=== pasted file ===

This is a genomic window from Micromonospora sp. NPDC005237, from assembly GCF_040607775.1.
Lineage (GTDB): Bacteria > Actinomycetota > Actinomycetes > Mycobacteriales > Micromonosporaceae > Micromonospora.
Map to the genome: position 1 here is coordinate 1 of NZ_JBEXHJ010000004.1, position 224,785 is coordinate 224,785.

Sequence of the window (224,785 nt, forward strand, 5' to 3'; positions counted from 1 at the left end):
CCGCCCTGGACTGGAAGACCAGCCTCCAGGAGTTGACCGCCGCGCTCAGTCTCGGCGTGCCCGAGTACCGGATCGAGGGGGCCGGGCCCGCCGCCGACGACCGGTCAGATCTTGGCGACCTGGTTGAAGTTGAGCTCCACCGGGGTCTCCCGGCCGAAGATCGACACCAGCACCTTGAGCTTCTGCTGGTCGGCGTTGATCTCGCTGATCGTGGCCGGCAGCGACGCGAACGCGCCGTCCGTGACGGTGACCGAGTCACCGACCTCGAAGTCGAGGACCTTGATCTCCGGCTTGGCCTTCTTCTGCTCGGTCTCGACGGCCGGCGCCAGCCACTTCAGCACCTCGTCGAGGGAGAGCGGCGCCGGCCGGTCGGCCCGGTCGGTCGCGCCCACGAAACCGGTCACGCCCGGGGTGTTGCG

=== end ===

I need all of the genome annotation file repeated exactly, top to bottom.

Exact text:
This is a genomic window from Micromonospora sp. NPDC005237, from assembly GCF_040607775.1.
Lineage (GTDB): Bacteria > Actinomycetota > Actinomycetes > Mycobacteriales > Micromonosporaceae > Micromonospora.
Map to the genome: position 1 here is coordinate 1 of NZ_JBEXHJ010000004.1, position 224,785 is coordinate 224,785.

Sequence of the window (224,785 nt, forward strand, 5' to 3'; positions counted from 1 at the left end):
CCGCCCTGGACTGGAAGACCAGCCTCCAGGAGTTGACCGCCGCGCTCAGTCTCGGCGTGCCCGAGTACCGGATCGAGGGGGCCGGGCCCGCCGCCGACGACCGGTCAGATCTTGGCGACCTGGTTGAAGTTGAGCTCCACCGGGGTCTCCCGGCCGAAGATCGACACCAGCACCTTGAGCTTCTGCTGGTCGGCGTTGATCTCGCTGATCGTGGCCGGCAGCGACGCGAACGCGCCGTCCGTGACGGTGACCGAGTCACCGACCTCGAAGTCGAGGACCTTGATCTCCGGCTTGGCCTTCTTCTGCTCGGTCTCGACGGCCGGCGCCAGCCACTTCAGCACCTCGTCGAGGGAGAGCGGCGCCGGCCGGTCGGCCCGGTCGGTCGCGCCCACGAAACCGGTCACGCCCGGGGTGTTGCG